§ The Minister of State, Home Office (Baroness Scotland of Asthal)
In its report published on 16 July 2002 (HL Paper 150-I) the House of Lords Select Committee on Animals in Scientific Procedures made a number of recommendations that were broadly accepted by the Government in their published response in January 2003 (Command 5729).
The Government have since acted upon most of the Select Committee's main recommendations. This Statement concerns two remaining key recommendations, that the application form for a project licence under the Animals (Scientific Procedures) Act 1986 should be simplified and shortened, and that anonymised details of granted project licences should be published.
The chief inspector of the Animals (Scientific Procedures) Inspectorate has at my request, and in line with proposals from a joint Home Office/ stakeholder working group, been considering these recommendations as part of a review of the project licence application process. The review has been taken forward in close consultation with project licence holders, other stakeholders and members of relevant representative bodies. who have been involved at all stages in the related development work and field trials.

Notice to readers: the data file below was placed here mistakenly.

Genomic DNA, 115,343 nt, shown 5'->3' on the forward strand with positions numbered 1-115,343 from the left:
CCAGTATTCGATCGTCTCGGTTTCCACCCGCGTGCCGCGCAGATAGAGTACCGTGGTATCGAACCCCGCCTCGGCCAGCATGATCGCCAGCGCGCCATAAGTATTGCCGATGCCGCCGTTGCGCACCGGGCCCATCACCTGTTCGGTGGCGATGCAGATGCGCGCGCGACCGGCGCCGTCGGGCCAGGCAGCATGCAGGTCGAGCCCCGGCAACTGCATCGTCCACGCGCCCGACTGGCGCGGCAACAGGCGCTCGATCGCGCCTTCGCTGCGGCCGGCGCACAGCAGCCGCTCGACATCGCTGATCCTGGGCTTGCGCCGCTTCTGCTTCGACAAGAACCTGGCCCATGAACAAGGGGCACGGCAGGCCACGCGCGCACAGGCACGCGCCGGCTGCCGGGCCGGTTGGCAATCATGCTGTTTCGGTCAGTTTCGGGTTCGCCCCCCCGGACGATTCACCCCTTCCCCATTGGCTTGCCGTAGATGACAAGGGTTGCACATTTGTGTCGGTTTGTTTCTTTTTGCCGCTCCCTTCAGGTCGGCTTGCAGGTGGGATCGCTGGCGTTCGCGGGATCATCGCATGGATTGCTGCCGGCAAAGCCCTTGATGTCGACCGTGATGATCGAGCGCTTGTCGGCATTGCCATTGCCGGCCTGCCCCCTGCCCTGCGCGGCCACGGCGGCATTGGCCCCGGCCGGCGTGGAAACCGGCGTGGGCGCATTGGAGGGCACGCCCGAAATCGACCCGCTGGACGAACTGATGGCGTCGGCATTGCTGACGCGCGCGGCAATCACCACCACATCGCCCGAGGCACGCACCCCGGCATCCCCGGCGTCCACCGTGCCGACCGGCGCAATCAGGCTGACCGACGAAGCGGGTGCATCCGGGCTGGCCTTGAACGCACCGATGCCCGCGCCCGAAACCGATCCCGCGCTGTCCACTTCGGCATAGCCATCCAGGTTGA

A revised project licence application form has now been placed with other licensing forms on the Home Office website at www.homeoffice.gov.uk/comrace/animals/licensing.html. The revised form commands the broad acceptance of all directly concerned with its use. It is generally seen as more user-friendly and as a significant improvement on the form it is replacing. It will allow applications to be submitted either in electronic format or as hard copy, and is expected in due course to be adapted for use in a new IT case-working system as a prelude to eventual online processing.
The revised form is gradually being phased into use, and we expect it to be used for all applications started afresh after 31 March 2005. There is provision on it for an applicant to produce an abstract of his/her proposed programme of work for publication on the Home Office website once a licence has been granted. This will help to implement a key recommendation of the House of Lords Select Committee, and will also 86WS meet the requirements of the Home Office publication scheme approved under the Freedom of Information Act.
We expect that a licence abstract in each case will cover points of general interest to the lay reader. These might include the expected benefits of the project, the reason for using animals and the choice of species, the procedures to be undertaken and their likely effects on the animals, and the steps taken to minimise the number of animals used and their suffering. Examples of abstracts provided by existing licence holders are already on the website and can be accessed at WWW.homeoffice.gov.uk/comrace/animals/index.html.
The publication of licence abstracts is a major step towards greater openness and more informed public debate about animal experimentation. We wish to record the Government's appreciation of the willingness of many of the scientists concerned to co-operate in such a ground-breaking development. We also wish to make clear that we will continue to take the greatest care, in collaboration with the scientists, to ensure that no details are published which could jeopardise their safety or their work.